Again, Telemachus uses the (elided) formal address of ξεῖν᾽ referring to Athena/Mentes status as a guest-friend. What Telemachus answers here only really makes sense if one realizes the sacredness of that status. The need of Telemachus as a host to perform the duties to a guest-friend are if anything more important given that Athena/Mentes’ speech which just ended referred to Zeus as her father in such a way as to make the identity as Athena of Athena/Mentes clear. After all, by honoring the guest-friend in ancient Greek society, one would also honor the gods— especially including Zeus. Thus Telemachus thanks Athena/Mentes for the concern for a father and son, i.e., Telemachus himself and Odysseus, but says that before they go (thereby accepting Athena/Mentes’ plan implicitly) they should wait while Athena/Mentes washes, especially the hands. Washing, especially of the hands, was the most basic amenity traditionally offered to a guest-friend.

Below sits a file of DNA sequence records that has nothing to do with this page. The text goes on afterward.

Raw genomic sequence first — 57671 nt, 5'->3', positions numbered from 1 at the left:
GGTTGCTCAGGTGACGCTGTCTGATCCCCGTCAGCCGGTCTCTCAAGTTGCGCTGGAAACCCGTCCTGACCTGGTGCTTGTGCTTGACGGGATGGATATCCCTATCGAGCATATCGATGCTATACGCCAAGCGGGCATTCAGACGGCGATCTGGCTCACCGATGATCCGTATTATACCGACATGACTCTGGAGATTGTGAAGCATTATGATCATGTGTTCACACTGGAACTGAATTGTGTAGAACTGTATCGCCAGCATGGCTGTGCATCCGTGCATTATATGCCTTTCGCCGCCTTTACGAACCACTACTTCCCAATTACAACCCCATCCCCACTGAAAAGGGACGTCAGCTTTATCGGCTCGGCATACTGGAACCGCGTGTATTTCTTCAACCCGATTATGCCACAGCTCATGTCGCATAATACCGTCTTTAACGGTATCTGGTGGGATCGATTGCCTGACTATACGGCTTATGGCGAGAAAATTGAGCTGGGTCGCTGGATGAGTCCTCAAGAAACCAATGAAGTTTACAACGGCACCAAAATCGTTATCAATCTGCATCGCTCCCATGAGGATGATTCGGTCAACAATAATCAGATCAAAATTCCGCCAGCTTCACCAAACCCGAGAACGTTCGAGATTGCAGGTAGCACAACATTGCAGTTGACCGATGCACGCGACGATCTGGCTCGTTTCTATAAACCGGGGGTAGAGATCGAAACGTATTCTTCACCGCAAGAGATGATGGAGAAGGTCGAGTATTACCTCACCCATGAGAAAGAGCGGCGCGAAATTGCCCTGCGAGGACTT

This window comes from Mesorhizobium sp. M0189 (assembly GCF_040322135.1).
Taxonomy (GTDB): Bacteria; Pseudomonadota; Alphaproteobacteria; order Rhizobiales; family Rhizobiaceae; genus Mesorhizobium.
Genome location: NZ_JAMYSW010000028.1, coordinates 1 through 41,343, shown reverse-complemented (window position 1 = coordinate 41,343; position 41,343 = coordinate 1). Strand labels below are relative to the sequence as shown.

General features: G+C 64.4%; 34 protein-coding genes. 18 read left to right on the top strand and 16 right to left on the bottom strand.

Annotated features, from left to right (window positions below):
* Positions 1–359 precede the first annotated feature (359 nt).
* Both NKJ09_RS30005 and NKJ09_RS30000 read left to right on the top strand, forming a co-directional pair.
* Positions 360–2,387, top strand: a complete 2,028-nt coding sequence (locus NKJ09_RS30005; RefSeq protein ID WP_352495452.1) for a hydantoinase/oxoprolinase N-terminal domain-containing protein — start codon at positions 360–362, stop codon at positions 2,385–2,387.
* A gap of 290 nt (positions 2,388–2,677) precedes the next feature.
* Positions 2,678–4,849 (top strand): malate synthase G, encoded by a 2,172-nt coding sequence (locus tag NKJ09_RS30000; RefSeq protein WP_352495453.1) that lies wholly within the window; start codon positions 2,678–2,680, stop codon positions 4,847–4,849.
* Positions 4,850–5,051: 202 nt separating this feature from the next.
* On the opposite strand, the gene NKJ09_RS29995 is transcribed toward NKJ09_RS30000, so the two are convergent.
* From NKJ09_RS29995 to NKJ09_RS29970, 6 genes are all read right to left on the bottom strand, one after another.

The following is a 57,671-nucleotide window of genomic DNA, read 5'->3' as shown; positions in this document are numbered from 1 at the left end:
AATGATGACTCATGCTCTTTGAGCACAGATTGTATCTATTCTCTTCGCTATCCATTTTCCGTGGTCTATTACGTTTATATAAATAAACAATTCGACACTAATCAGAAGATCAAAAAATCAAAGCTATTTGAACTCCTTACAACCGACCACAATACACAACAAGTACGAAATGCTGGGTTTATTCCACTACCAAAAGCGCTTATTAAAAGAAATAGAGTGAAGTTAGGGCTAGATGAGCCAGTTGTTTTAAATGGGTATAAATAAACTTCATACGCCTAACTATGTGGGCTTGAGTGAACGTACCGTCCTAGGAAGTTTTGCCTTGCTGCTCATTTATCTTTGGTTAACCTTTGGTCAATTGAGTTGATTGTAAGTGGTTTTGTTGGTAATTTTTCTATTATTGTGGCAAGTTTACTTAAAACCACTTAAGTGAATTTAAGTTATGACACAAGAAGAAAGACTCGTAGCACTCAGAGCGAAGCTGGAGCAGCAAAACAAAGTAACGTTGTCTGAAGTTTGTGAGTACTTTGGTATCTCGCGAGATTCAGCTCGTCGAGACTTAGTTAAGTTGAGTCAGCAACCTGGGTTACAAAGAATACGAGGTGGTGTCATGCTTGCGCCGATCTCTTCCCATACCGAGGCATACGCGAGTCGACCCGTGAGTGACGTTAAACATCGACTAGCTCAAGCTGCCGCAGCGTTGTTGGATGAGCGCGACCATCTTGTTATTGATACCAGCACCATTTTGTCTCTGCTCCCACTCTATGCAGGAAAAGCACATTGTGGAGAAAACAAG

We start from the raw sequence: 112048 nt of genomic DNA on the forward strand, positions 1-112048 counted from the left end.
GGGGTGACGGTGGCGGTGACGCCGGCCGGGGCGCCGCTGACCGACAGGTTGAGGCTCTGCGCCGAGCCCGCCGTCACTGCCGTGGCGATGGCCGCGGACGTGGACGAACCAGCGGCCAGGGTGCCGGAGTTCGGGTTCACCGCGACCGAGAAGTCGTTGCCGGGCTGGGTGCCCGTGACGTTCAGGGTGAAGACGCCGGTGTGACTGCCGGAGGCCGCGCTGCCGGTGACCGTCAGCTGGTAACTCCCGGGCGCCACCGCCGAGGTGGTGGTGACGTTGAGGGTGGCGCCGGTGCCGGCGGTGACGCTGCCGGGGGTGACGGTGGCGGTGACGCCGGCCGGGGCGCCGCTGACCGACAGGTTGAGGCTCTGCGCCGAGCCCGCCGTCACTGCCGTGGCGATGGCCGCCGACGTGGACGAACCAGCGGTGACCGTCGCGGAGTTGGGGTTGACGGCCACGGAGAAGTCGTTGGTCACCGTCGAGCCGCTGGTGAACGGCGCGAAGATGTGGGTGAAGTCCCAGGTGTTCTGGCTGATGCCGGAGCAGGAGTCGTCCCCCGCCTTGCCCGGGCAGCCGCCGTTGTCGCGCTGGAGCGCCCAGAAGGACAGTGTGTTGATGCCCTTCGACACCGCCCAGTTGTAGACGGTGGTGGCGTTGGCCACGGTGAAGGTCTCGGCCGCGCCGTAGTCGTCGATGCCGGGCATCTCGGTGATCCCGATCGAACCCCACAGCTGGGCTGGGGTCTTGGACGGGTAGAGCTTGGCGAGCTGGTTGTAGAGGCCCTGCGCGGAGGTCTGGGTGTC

N.B.: I’ve included a picture from an on-line game in which Telemachus is a character. He does not look very Greek in any way, but the picture is still a modern representation of him.